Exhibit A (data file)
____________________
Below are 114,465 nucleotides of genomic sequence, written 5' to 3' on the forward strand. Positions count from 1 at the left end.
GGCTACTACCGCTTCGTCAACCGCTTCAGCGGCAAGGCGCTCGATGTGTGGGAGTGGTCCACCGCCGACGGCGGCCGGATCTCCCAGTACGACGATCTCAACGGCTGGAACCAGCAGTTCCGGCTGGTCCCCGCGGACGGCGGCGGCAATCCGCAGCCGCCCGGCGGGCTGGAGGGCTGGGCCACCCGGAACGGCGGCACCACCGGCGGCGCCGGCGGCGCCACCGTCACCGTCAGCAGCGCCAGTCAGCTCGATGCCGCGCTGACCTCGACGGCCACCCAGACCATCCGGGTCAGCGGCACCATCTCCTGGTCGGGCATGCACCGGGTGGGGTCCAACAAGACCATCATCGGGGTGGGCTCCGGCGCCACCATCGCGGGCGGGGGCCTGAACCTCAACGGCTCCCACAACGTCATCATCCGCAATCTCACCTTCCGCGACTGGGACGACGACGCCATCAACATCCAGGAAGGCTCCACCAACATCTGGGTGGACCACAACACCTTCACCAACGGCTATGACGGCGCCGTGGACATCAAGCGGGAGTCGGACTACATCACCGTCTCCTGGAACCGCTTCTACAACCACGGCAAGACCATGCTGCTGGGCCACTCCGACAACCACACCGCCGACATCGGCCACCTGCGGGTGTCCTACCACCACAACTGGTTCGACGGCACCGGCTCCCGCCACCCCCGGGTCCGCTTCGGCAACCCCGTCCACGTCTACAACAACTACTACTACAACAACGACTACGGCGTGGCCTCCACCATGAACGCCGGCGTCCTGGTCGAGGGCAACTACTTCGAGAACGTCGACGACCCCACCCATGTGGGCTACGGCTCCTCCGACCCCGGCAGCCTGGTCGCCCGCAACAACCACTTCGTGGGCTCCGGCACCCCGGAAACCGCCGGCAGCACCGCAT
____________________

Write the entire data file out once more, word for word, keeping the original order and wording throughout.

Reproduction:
Below are 114,465 nucleotides of genomic sequence, written 5' to 3' on the forward strand. Positions count from 1 at the left end.
GGCTACTACCGCTTCGTCAACCGCTTCAGCGGCAAGGCGCTCGATGTGTGGGAGTGGTCCACCGCCGACGGCGGCCGGATCTCCCAGTACGACGATCTCAACGGCTGGAACCAGCAGTTCCGGCTGGTCCCCGCGGACGGCGGCGGCAATCCGCAGCCGCCCGGCGGGCTGGAGGGCTGGGCCACCCGGAACGGCGGCACCACCGGCGGCGCCGGCGGCGCCACCGTCACCGTCAGCAGCGCCAGTCAGCTCGATGCCGCGCTGACCTCGACGGCCACCCAGACCATCCGGGTCAGCGGCACCATCTCCTGGTCGGGCATGCACCGGGTGGGGTCCAACAAGACCATCATCGGGGTGGGCTCCGGCGCCACCATCGCGGGCGGGGGCCTGAACCTCAACGGCTCCCACAACGTCATCATCCGCAATCTCACCTTCCGCGACTGGGACGACGACGCCATCAACATCCAGGAAGGCTCCACCAACATCTGGGTGGACCACAACACCTTCACCAACGGCTATGACGGCGCCGTGGACATCAAGCGGGAGTCGGACTACATCACCGTCTCCTGGAACCGCTTCTACAACCACGGCAAGACCATGCTGCTGGGCCACTCCGACAACCACACCGCCGACATCGGCCACCTGCGGGTGTCCTACCACCACAACTGGTTCGACGGCACCGGCTCCCGCCACCCCCGGGTCCGCTTCGGCAACCCCGTCCACGTCTACAACAACTACTACTACAACAACGACTACGGCGTGGCCTCCACCATGAACGCCGGCGTCCTGGTCGAGGGCAACTACTTCGAGAACGTCGACGACCCCACCCATGTGGGCTACGGCTCCTCCGACCCCGGCAGCCTGGTCGCCCGCAACAACCACTTCGTGGGCTCCGGCACCCCGGAAACCGCCGGCAGCACCGCAT